Clinicians can expand their knowledge on the barriers to managing behavioral health crises for specific populations and ways to combat those barriers, which will help them contribute more effectively within a crises system. This practice-focused learning material also offers providers an overarching view of the core crisis system components needed for vulnerable populations. Other topics covered include and are not limited to crisis practices specific to people with substance use disorders, challenges and implications of treating diverse populations, and strategies to prevent or identify early behavioral health challenges in children and adolescents. Upon completion of this course, providers will be able to improve crisis service implementation for a variety of population groups at risk of receiving inequitable and inefficient crisis support.

Course Format

This course contains downloadable online lessons (PDF) and a practice test. When you're ready, purchase the course by clicking the "Add To Cart" button. This will let you take the test, complete the course evaluation and receive your certificate for CE credits.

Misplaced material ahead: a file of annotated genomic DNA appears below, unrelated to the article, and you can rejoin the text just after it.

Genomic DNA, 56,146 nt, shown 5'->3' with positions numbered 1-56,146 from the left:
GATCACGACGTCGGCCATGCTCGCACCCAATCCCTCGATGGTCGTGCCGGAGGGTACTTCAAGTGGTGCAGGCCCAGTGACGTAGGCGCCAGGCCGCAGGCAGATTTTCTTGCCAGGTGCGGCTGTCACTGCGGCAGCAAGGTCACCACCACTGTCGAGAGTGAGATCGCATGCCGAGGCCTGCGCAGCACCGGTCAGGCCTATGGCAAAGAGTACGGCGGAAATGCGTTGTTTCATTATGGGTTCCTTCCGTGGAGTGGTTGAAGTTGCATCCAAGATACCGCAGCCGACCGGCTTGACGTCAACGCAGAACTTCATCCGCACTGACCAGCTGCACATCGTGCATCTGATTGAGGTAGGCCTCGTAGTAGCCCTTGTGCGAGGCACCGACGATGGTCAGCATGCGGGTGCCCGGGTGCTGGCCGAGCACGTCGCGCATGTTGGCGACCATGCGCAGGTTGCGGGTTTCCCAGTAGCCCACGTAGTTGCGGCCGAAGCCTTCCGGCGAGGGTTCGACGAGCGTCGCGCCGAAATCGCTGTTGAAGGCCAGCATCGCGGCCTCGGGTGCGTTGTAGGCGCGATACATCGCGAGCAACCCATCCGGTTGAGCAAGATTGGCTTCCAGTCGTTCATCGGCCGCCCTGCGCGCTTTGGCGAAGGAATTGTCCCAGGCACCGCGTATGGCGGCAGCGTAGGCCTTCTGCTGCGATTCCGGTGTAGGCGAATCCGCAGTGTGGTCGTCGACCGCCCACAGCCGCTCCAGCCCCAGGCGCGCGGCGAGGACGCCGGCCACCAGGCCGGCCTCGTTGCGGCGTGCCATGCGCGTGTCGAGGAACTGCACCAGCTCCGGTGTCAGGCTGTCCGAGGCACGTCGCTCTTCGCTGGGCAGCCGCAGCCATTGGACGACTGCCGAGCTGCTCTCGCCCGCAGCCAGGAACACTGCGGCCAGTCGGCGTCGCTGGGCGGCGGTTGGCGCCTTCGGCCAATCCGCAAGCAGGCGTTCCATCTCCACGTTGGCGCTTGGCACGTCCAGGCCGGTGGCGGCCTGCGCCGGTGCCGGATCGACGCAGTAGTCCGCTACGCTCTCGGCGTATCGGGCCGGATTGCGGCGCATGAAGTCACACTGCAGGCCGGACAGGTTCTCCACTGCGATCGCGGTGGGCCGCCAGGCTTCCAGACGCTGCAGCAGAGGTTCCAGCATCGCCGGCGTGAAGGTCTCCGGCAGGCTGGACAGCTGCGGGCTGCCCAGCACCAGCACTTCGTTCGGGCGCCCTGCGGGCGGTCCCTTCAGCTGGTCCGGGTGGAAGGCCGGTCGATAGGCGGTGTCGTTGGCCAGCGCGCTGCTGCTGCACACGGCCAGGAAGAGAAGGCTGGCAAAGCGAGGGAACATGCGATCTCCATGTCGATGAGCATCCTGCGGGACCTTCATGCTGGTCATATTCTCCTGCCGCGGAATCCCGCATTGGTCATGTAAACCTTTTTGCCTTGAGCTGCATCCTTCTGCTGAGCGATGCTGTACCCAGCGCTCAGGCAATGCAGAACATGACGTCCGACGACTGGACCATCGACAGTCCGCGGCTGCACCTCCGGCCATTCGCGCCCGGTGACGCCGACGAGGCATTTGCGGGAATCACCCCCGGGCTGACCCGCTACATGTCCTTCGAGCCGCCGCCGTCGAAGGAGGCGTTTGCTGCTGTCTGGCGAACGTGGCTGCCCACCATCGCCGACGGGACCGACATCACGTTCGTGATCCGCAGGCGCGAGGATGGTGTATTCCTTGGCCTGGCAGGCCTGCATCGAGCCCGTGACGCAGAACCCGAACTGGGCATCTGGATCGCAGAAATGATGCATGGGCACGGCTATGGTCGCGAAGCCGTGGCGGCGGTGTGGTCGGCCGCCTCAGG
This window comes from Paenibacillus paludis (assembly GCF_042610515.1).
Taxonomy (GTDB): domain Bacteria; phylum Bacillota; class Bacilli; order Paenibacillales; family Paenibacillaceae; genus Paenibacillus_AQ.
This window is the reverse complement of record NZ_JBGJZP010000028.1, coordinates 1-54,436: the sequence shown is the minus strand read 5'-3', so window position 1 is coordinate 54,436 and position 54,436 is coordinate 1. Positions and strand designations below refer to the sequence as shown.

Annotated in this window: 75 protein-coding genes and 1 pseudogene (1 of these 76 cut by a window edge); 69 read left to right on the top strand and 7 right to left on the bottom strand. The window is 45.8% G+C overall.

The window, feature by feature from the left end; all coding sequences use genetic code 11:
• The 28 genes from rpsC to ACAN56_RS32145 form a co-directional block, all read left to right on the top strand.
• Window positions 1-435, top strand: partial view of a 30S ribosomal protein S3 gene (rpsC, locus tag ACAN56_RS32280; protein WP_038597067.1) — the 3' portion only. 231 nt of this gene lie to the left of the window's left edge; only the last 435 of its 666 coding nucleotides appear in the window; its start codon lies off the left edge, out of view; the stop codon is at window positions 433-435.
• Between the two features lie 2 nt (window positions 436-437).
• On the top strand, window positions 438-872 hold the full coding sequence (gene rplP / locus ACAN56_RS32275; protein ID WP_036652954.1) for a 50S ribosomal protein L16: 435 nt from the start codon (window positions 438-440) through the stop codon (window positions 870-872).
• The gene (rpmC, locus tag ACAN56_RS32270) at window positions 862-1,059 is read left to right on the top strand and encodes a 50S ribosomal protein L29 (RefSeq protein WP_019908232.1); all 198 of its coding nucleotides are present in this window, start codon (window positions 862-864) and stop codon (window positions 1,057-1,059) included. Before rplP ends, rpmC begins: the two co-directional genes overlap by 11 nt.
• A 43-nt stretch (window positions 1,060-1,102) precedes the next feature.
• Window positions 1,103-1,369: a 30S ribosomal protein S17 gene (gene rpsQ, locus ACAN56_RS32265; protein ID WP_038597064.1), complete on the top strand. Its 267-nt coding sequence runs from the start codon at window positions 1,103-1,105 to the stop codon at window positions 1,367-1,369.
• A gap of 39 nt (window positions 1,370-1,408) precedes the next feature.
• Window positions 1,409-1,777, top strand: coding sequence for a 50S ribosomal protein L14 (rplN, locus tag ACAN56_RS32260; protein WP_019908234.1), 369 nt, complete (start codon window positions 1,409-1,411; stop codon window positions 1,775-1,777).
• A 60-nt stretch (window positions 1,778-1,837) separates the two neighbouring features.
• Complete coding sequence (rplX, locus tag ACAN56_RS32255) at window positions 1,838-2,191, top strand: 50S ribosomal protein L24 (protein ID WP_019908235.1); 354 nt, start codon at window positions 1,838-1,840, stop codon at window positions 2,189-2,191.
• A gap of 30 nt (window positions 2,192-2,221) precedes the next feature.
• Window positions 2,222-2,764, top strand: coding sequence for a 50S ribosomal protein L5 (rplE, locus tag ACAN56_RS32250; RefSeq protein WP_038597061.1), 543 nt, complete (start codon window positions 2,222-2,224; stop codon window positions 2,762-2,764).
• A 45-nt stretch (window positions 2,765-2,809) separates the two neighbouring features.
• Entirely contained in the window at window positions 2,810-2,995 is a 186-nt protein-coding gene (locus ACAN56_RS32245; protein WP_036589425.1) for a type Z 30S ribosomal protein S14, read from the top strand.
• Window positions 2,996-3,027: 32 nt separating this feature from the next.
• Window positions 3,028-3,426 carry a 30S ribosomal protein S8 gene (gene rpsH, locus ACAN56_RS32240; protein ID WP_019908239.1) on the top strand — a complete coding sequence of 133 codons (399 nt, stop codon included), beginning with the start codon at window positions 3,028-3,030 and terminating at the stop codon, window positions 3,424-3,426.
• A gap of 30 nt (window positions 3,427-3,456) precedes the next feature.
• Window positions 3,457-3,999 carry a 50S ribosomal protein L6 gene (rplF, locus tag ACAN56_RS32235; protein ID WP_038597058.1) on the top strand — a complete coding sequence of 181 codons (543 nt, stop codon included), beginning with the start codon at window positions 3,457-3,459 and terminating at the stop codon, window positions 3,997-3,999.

Learning Objectives

  • Identify barriers to managing behavioral health crisis faced by individuals who experience homelessness.
  • Describe effective behavioral health crisis care for individuals experiencing homelessness.
  • Identify considerations for addressing substance use in each of the core components of behavioral health crisis care.
  • Explain challenges to and recommendations for providing equitable treatment to diverse and vulnerable populations in varied crisis settings.
  • Describe the negative effects of the existing crisis system on children and adolescents.
  • Recognize effective child and adolescent crisis care responses.

Course Syllabus